"When you have to stay out of the clouds, it really limits what you can do," he said.

To help reduce this headache, Allen is working toward his instrument rating, which will allow him to navigate using the plane's instruments even when visibility is poor.

"When I first got my [visual rating], I felt like I was 16 with my learner's permit still. So you learn a lot after that."

His July flight to fetch Iris from New York served as a chance to fulfill one of the requirements for instrument certification; a cross-country flight of at least 50 nautical miles round trip relying only on the plane's instruments. Allen and Iris, accompanied by Allen's flight instructor, flew from Carroll Country Regional Airport in Westminster to Canandaigua Airport, located slightly southeast of Rochester, New York.

Allen is on track earn his instrument certification sometime this fall.

For now, one of his favorite parts of flying is when he gets the chance to take one of his two sons, ages 8 and 13, along for the ride. "They love it," he said.

His oldest is interested in STEM — Science, Technology, Engineering and Math — subjects, and Allen hopes that flying will be a good learning experience as well as a fun adventure.

Philip Allen of Westminster retreives Iris, a rescue dog, from the back seat of a Diamond DA40 plane after landing at the Carroll County Regional Airport in Westminster Monday, July 31, 2017. Allen was arriving from Canandaigua Airport in the Finger Lakes of New York.
Philip Allen of Westminster retreives Iris, a rescue dog, from the back seat of a Diamond DA40 plane after landing at the Carroll County Regional Airport in Westminster Monday, July 31, 2017. Allen was arriving from Canandaigua Airport in the Finger Lakes of New York. (DYLAN SLAGLE/STAFF PHOTO / Carroll County Times)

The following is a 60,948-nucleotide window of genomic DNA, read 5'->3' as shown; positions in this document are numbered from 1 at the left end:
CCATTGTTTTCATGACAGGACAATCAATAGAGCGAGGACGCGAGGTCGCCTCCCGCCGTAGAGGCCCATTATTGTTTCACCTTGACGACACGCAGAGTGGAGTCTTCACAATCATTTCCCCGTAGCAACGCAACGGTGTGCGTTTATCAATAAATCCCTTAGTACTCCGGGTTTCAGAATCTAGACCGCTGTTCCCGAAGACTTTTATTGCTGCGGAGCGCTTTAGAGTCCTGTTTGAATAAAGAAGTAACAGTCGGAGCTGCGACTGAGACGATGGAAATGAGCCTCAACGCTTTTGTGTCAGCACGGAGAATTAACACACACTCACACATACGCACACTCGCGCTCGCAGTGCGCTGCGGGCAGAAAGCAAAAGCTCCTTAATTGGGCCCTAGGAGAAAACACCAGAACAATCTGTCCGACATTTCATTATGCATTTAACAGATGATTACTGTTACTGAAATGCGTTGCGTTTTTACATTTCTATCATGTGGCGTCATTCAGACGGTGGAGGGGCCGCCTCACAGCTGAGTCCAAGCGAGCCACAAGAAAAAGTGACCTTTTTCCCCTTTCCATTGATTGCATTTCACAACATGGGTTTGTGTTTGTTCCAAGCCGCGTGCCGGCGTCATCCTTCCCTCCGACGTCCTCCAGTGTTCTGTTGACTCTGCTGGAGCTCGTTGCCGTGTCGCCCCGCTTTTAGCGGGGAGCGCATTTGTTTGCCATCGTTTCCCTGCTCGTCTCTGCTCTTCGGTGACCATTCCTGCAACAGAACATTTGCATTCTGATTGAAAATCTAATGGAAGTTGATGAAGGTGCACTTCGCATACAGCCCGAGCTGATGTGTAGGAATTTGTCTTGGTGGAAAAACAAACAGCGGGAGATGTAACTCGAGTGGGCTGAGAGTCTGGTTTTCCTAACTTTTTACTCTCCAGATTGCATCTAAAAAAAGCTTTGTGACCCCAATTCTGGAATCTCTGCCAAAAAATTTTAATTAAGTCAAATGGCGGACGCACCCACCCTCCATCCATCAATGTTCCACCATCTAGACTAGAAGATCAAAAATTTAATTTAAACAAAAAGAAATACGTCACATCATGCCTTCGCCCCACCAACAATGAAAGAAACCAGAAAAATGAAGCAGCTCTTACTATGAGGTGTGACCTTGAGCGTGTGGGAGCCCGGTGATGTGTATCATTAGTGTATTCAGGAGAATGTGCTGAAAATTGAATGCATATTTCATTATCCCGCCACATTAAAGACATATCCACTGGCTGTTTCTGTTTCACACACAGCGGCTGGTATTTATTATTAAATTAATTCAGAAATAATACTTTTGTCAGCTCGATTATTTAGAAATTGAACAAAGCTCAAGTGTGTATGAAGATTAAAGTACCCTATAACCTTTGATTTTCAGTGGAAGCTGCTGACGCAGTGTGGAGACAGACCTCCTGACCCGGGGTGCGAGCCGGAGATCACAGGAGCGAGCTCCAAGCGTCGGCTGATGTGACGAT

"There's so much in the aviation industry that's highly science and math-based," he said. "There's a lot of different opportunities out there."

Allen keeps track of his aerial and canine adventures on his website, houndpilot.com. What started as a way to connect with friends and family has now also become a way for the pilot to interact with a larger online community. He said he aims to write the posts so that they're informative enough for fellow pilots, but not so technical that his family and friends can't understand them.

In the next few years, Allen said he will focus on earning further flight certifications, including the one to be an instructor, and becoming a part-time owner in his own plane. This will lower operating costs and improve his scheduling flexibility. He is also looking at registering as a certified nonprofit charity to help with the cost of more dog rescues.

"It's very expensive doing it the way I am now," he said, "which limits the amount of good I am doing for the dollar."

When he retires, he said, he will be able to fly more frequently. "A lot of people get into their late 30s or 40s or whatever and think it's too late to start flying, and it's not," he said.

"It feels good to work so hard at something," he said, "and then to use it for something good."